Cyberbullying for Teachers
Youth and Technology
Most children and youth are very adept at learning new technology and easily use electronic communication to share ideas, complete projects, follow the news, build friendships and form large social networks. It is important to remember that using and learning new technologies is an integral part of their development. Many youth turn to social media to form and experiment with their own digital identities. Many online sites and social media help them discover new interests and seek answers and support for issues they may face. However, when this powerful tool is misused, it can create fear, humiliation and isolation.
Constant, any time of day
Hard to escape
Permanence in cyber space
Cyber-stalking – repeatedly sending threatening or intimidating emails or texts
Denigration - posting derogatory information or embarrassing photos, spreading lies or hurtful rumours
Flaming - using vulgar language to harass or verbally attack someone online
Impersonation - stealing passwords, and altering someone’s personal information to degrade or negatively misrepresent them
Outing - sharing someone’s private or secret information online and without permission
Sexual Solicitation or exploitation of someone using social media
Popular social media apps
Cyberbullying and the law
Cyberbullying is not a joke. It causes physical and emotional suffering that can last for a long time. Headaches, stomach aches, depression, loneliness isolation are a few of the ways it hurts people. In some cases kids have committed suicide after being tortured by relentless cyberbullying.
There are now both civil laws and criminal laws in Canada that address various forms of cyberbullying.
Here are examples of how cyberbullying behaviour could cause serious consequences under our laws:
Distribution of Intimate Images: When someone takes, and/or shares an intimate photo of another person. If the person photographed is under the legal age those who share the photo can be charged with distribution of child pornography. This can lead to serious legal repercussions, as well as school suspension and expulsion.
Defamation: When someone damages another person’s reputation by publicizing hurtful or slanderous lies about him/her. A person can be sued for defamation or for libel.
Creating an unsafe environment:
Students can now be suspended or expelled if their online comments are making other students feel unsafe at school or too afraid to come to school.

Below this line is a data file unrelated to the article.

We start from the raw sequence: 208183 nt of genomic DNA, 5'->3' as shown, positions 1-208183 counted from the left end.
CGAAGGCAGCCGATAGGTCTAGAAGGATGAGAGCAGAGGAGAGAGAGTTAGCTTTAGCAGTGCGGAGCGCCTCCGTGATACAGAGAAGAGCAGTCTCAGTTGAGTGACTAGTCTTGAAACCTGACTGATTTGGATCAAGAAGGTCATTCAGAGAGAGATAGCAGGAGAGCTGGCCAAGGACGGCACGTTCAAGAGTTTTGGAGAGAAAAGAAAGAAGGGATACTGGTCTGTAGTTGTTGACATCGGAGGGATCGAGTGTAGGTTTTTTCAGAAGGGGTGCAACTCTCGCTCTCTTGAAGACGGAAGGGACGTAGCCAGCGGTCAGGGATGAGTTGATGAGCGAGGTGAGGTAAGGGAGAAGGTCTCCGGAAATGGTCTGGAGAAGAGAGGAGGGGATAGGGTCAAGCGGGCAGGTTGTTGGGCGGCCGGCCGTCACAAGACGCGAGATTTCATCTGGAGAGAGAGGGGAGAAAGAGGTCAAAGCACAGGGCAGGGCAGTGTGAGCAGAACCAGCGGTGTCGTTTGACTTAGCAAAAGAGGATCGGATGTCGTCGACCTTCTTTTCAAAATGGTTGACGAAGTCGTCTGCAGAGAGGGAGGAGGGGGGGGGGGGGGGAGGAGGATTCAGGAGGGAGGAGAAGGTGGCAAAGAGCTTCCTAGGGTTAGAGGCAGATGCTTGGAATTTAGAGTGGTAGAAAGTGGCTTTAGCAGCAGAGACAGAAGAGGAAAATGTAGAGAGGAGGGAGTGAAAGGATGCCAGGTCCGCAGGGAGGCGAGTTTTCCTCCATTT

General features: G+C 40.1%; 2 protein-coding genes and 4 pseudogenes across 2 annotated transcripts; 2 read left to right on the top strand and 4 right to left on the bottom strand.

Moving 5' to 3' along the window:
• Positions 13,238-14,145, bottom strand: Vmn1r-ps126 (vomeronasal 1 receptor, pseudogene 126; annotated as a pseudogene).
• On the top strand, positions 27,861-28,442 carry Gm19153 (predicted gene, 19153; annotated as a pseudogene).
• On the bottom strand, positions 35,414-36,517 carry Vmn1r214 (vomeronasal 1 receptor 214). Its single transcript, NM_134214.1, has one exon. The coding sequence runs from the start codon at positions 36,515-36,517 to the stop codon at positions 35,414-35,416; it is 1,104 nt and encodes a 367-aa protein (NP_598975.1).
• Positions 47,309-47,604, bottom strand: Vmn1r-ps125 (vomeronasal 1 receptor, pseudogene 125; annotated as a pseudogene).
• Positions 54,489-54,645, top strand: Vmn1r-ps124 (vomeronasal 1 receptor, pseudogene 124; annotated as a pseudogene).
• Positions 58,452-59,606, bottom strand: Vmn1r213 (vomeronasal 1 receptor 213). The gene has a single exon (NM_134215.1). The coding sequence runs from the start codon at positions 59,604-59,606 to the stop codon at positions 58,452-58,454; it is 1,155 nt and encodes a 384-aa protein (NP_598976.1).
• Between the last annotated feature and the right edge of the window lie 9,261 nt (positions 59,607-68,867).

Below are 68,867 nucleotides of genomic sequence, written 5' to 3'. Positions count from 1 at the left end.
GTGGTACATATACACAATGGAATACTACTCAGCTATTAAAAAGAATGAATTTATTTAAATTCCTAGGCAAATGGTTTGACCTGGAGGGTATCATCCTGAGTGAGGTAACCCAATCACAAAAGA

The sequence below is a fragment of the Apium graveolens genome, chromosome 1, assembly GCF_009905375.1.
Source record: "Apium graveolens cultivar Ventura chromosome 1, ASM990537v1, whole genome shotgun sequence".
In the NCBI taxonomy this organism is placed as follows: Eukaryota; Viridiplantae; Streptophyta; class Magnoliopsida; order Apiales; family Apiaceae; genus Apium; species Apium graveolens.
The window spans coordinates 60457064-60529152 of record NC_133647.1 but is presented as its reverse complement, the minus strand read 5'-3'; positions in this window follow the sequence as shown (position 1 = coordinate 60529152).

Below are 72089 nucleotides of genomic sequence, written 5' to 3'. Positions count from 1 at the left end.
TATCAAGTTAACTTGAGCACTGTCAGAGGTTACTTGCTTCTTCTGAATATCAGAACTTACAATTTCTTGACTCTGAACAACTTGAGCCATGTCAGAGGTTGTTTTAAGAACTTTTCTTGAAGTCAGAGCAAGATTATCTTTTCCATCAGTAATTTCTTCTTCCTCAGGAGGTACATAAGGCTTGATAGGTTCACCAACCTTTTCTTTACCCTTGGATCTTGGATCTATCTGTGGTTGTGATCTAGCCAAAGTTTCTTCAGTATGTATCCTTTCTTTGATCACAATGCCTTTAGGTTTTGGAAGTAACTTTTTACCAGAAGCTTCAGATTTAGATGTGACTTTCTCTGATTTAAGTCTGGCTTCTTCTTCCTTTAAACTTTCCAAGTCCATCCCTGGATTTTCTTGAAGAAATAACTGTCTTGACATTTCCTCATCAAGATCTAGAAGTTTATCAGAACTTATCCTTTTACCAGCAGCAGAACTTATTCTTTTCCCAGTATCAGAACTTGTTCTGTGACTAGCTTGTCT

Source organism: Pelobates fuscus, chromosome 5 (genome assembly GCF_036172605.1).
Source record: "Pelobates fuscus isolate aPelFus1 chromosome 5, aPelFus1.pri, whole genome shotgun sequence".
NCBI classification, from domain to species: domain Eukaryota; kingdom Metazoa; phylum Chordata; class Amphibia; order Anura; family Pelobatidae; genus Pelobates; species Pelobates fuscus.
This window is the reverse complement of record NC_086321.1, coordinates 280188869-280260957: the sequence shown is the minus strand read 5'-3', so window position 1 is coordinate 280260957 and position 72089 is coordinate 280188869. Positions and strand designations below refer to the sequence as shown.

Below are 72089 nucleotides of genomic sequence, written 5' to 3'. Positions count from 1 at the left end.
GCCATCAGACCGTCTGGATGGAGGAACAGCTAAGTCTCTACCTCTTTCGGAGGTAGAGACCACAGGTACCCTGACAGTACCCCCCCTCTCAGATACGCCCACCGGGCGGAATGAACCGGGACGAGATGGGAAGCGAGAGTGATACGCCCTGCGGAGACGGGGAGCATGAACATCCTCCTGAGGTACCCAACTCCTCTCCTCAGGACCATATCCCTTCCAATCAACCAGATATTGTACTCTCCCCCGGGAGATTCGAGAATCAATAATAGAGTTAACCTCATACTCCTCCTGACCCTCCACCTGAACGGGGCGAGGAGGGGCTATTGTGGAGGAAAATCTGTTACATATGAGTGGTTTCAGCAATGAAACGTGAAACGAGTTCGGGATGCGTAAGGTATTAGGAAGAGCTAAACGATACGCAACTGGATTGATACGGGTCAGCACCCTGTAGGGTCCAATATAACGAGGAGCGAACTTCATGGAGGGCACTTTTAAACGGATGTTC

Here are some examples of how cyberbullying behaviour could cause serious consequences under Canada’s Criminal Laws and are considered crimes.
Harassment: When a person repeatedly frightens another person and makes them feel unsafe. This threatening behaviour is very serious and can result in up to 10 years in prison.
Defamatory Libel: When a person makes statements that seriously damage another person’s reputation, most often against a person in authority. This behaviour can result in five years in prison.
Staying safe on social media
Educate yourself and your students about staying safe when using social media.
Consider these action steps:
Familiarize yourself with different sites and apps and what they are used for. click here for a list
Show your students you are “in the loop” by using social media yourself and you understand its benefits and dangers.
Look for opportunities to explain the potential social consequences of having a personal profile and encourage them to reflect themselves responsibly.
Recommend to parents the privacy setting guides available with most apps and then reinforce their importance to your students.
Talk with your class about passwords and their importance. Encourage them to create different passwords for different sites and never share their passwords with friends.
Emphasize the use of a password to lock all devices. It protects them if their devices get into the wrong hands.
If a student receives a mean, hurtful message they should not respond, or retaliate but they should ask for help from an adult to save and record the content before deleting it.
Encourage parents to help their child block the person from their child’s account to prevent further contact.
Promoting Digital Citizenship
Help children understand the importance of their online identities. Explain that the internet is a space to be creative and to portray yourself positively. Have them consider their online identities by asking:
What does your profile picture say about you?
Does the way you display yourself on social media apps show that you have interests or hobbies?
Is the way you depict yourself online an accurate depiction of you? How does your “online you” differ from your “real life you?”
What might someone learn from your online you that they might not notice when meeting you? (For example: A youth might use social media to show their musical talents, post music videos, or promote their band. Their online persona is obviously musical which might not be visible in real life.)
Are you happy with the way you appear online?
Do you have friends online that you don’t have in real life? (This is not always dangerous. Perhaps they contribute to a blog/forum with other international users.)
Be a good role model. Demonstrate your knowledge of social media, and model online behaviour that is positive and productive. Show your students/children the ways in which you use social technologies to benefit you. For example: Contributing to forums or blogs, Commenting on online publications.
Have your children/students show you how to use social media apps you are unfamiliar with. They might be eager to teach you something they know so much about.